When I first read my fellow columnist and co-worker, Lizzie Bond’s, latest column, my gut reaction was to issue a quick fortification of my previous case for Selective Living Groups—”A greater defense for SLGs” if you will. After reading her column, and trying to see Duke social life through her lens, however, I can truly only say two words: “thank you.”
While we may disagree on a few key issues, Lizzie’s response to the article I wrote was simply brilliant if for no other reason than that it publically propelled an important campus conversation. Since coming to Duke, I have seen few instances where the content in the Chronicle result in a public discussion on what is best for Duke students as members of this community. But, since the day my previous column was published, I have seen story after story about the ways people interact with and experience selective living on campus. From one columnist’s rush FAQ, to another’s hindsight on not receiving a bid his freshman year, even to the more public display of anti-rush banners in West Union, the fact that Duke’s campus is engaging in a lively conversation about what this time of year means for students and their place on their campus encourages me to no end.
What I have seen since rush season began is an undying conversation about the best way for students to integrate into a larger campus community while finding places where they can feel more at home. It is precisely this undying conversation that excites me most about the work my fellow columnists are producing and encourages me to seek out the tough campus conversations that I came to Duke to have. Whether that is in the pages of the Duke Chronicle or on the couches in Au Bon Pain, these past two weeks have been some of the most intellectually engaging I have had at Duke. This is all thanks to different viewpoints and perspectives about rush being continuously brought to the attention of the greater Duke community.
Conversations like these are why student publications, public discourse, and the freedom of speech are so important. Exposing ourselves to opposing viewpoints allows for the greater engagement in a never ending public forum aimed at making Duke better for us all. Granted, that doesn’t mean every word printed in the Chronicle or spewed from a public platform is impervious to criticism. The second I wrote “The case for SLGs,” I prepared myself for any critique that could and would ultimately come my way. Moreover, as Nathan Heffernan pointed out in his recent column, the freedom of expression that comes with writing your own column does not mean that writers and readers should stop listening to, learning about,, and considering experiences different from our own—especially those coming from marginalized communities.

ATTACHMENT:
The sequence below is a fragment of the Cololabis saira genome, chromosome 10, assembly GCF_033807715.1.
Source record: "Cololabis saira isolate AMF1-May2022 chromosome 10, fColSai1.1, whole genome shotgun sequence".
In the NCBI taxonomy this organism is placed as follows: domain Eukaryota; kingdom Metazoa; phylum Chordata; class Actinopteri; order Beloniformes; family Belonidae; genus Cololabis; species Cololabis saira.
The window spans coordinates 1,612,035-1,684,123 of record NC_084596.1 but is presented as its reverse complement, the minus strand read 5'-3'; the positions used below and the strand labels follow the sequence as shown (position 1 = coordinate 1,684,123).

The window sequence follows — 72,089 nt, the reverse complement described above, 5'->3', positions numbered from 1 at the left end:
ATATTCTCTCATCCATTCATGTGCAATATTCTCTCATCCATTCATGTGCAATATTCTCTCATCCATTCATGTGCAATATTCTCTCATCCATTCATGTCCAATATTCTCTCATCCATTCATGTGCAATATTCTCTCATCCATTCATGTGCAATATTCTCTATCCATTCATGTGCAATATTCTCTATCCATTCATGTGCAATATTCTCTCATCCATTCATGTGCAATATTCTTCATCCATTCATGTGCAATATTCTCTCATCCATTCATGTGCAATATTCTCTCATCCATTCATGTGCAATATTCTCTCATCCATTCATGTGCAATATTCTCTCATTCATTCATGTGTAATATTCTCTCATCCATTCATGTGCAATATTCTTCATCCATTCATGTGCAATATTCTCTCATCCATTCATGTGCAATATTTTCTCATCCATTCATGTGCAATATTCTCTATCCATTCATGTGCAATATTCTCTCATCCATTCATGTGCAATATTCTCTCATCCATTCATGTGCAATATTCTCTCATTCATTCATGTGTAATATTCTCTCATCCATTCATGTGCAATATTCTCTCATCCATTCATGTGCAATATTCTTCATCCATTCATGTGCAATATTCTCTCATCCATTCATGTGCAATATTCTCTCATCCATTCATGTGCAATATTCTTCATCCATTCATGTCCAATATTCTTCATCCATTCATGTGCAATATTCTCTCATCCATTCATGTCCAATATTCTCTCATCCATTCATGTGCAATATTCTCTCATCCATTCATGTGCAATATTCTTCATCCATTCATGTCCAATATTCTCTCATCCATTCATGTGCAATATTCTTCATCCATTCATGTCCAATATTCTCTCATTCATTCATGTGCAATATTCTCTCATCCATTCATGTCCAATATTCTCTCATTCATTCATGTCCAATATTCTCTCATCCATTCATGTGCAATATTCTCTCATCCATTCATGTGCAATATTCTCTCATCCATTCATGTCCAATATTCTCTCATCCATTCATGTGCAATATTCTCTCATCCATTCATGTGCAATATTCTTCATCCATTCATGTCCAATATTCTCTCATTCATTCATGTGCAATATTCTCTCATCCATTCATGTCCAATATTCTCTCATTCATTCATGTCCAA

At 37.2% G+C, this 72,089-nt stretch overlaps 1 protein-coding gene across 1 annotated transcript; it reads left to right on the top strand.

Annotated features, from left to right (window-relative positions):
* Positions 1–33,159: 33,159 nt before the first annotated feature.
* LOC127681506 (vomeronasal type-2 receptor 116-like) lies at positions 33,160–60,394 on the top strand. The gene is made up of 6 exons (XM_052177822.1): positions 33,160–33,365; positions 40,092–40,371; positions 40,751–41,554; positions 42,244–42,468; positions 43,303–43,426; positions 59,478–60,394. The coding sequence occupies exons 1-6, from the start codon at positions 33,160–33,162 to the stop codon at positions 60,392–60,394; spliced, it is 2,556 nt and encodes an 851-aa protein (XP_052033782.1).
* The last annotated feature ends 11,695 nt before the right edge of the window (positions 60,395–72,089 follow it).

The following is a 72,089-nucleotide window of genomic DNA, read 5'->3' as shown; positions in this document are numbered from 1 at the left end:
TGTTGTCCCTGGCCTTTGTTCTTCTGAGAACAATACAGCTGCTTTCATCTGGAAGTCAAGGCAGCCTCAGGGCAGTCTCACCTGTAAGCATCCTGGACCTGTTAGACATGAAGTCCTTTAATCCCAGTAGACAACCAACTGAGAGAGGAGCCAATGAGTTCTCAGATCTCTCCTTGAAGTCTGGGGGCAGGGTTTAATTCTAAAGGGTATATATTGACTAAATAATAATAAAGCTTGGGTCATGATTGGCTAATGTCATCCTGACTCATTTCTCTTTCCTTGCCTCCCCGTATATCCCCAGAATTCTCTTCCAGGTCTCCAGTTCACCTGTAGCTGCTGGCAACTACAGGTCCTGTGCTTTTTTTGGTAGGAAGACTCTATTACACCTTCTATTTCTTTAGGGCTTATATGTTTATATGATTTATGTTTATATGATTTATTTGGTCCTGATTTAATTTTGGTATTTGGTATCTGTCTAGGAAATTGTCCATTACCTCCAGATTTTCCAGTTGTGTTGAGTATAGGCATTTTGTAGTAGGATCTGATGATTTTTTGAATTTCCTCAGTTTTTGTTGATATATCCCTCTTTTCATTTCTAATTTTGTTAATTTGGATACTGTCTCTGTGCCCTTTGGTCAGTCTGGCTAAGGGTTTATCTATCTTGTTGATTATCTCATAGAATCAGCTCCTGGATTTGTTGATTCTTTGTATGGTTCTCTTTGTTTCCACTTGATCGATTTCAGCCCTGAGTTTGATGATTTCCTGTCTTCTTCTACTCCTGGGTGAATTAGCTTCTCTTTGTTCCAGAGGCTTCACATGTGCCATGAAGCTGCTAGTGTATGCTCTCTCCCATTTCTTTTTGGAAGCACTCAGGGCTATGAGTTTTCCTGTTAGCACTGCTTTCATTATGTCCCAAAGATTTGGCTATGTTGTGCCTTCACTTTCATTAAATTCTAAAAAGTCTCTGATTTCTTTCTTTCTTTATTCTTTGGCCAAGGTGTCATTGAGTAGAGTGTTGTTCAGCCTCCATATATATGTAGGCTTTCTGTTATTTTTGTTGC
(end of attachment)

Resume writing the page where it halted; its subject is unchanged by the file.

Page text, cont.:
I have been glued to the words in the Chronicle since I have come to Duke. For better, what’s printed and published in this student newspaper forces the campus community to reconcile with its deepest sources of division. Appealing to students to send their money “just about anywhere” other than Duke put pressure on upper administration to spend their money more intentionally. A former line-monitors plea to kill the walk-up line after a mob-like scene led to its ultimate demise. The discourse over one student’s defense of recently appointed Supreme Court Justice Brett Kavanaugh led to a public debate about the confirmation hearing, masculinity, and the future of politics. These and countless other examples showcase the power of the publication of different viewpoints.
With all that being said, if I am able to write something that leads to or contributes to the campus conversations that we need to be having, I am more than willing to stick my neck out for the sake of public debate. The jest Lizzie and I engaged in over the course of two articles shows me that students on this campus have the backbone to stand up for what they think is right. It shows me that I am surrounded by students who are willing to publicly proclaim their trust and let the chips fall where they may. That’s why journalism and public discourse is so important. So, Lizzie Bond, thank you for showing me the importance of speaking your truth even if it means speaking out against what’s normative.
Ryan Williams is a Trinity sophomore and current Cooper House Rush Chair. His column runs on alternate Wednesdays.